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A Hazard of New Fortunes — Complete by Howells

Then Mela said I reckon the rest of us better be goun' too


"That

poor boy's father!" sighed Mrs. March. "I can't get his face out of my sight. He looked so much worse than death."

"Oh, death doesn't look bad," said March. "It's life that looks so in its presence. Death is peace and pardon. I only wish poor old Lindau was as well out of it as Conrad there."

"Ah, Lindau! He has done harm enough," said Mrs. March. "I hope he will be careful after this."

March did not try to defend Lindau against her theory of the case, which inexorably held him responsible for Conrad's death.

"Lindau's going to come out all right, I guess," said Fulkerson. "He was first-rate when I saw him at the hospital to-night." He whispered in March's ear, at a chance he got in mounting the station stairs: "I didn't like to tell you there at the house, but I guess you'd better know. They had to take Lindau's arm off near the shoulder. Smashed all to pieces by the clubbing."

In the house, vainly rich and foolishly unfit for them, the bereaved family whom the Marches had just left lingered together, and tried to get strength to part for the night. They were all spent with the fatigue that comes from heaven to such misery as theirs, and they sat in a torpor in which each waited for the other to move, to speak.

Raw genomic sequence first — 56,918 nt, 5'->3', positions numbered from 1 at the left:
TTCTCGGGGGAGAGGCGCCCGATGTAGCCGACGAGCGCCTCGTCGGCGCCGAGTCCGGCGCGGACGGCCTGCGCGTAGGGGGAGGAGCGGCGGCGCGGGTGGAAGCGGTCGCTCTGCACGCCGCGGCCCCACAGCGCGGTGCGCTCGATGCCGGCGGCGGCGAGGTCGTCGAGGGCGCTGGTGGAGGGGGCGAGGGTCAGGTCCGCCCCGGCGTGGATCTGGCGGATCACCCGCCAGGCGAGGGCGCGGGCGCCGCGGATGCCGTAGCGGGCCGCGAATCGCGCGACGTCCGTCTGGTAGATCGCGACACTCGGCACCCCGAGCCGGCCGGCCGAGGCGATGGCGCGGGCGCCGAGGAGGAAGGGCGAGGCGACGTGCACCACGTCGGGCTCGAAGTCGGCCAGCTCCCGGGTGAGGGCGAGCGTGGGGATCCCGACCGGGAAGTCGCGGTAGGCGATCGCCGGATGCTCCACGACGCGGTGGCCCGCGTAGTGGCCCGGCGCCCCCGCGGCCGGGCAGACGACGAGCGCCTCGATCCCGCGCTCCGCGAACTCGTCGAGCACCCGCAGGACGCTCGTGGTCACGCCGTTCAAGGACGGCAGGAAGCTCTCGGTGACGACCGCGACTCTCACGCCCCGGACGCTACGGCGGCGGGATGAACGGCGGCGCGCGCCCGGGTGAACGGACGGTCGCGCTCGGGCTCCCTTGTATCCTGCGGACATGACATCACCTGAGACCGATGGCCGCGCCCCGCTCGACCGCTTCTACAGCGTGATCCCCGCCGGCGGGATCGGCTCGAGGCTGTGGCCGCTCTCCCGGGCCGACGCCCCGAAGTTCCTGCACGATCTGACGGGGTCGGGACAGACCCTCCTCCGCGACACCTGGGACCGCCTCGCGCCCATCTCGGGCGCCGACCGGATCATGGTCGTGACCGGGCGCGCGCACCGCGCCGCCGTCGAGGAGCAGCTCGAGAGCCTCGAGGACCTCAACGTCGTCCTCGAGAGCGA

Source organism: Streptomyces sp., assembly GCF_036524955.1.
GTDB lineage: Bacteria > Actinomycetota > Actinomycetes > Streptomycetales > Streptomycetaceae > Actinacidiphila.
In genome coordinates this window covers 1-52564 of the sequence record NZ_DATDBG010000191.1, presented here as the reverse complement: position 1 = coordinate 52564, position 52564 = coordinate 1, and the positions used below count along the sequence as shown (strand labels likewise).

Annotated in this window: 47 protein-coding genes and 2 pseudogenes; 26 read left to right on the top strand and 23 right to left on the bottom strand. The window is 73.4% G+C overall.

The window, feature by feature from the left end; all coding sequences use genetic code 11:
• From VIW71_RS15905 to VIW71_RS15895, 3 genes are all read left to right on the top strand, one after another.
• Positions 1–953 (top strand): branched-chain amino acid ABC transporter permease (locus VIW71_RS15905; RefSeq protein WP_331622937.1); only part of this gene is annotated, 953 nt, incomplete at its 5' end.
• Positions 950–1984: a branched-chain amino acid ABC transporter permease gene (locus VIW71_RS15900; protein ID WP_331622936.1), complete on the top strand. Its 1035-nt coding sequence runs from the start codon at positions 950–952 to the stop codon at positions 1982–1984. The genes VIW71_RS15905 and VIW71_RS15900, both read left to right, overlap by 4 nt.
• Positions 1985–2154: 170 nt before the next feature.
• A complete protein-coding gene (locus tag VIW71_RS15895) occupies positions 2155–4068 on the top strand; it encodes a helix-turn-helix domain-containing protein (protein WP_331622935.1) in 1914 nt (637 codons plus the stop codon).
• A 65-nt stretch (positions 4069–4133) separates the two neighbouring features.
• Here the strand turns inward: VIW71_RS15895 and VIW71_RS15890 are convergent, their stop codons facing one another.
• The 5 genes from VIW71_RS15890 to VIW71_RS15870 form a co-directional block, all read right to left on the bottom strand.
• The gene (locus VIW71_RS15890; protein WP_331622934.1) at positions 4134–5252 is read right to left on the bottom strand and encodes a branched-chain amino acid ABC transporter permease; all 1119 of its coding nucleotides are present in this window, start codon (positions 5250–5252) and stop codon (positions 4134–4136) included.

Christine moved, and Mela spoke. Christine rose and went out

of the room without saying a word, and they heard her going up-stairs. Then Mela said:

"I reckon the rest of us better be goun' too, father. Here, let's git mother started."

She put her arm round her mother, to lift her from her chair, but the old man did not stir, and Mela called Mrs. Mandel from the next room. Between them they raised her to her feet.

"Ain't there anybody agoin' to set up with it?" she asked, in her hoarse pipe. "It appears like folks hain't got any feelin's in New York. Woon't some o' the neighbors come and offer to set up, without waitin' to be asked?"

"Oh, that's all right, mother. The men 'll attend to that. Don't you bother any," Mela coaxed, and she kept her arm round her mother, with tender patience.

"Why, Mely, child! I can't feel right to have it left to hirelin's so. But there ain't anybody any more to see things done as they ought. If Coonrod was on'y here--"

"Well, mother, you are pretty mixed!" said Mela, with a strong tendency to break into her large guffaw. But she checked herself and said: "I know just how you feel, though. It keeps acomun' and agoun'; and it's so and it ain't so, all at once; that's the plague of it. Well, father! Ain't you goun' to come?"

"I'm goin' to stay, Mela," said the old man, gently, without moving. "Get your mother to bed, that's a good girl."


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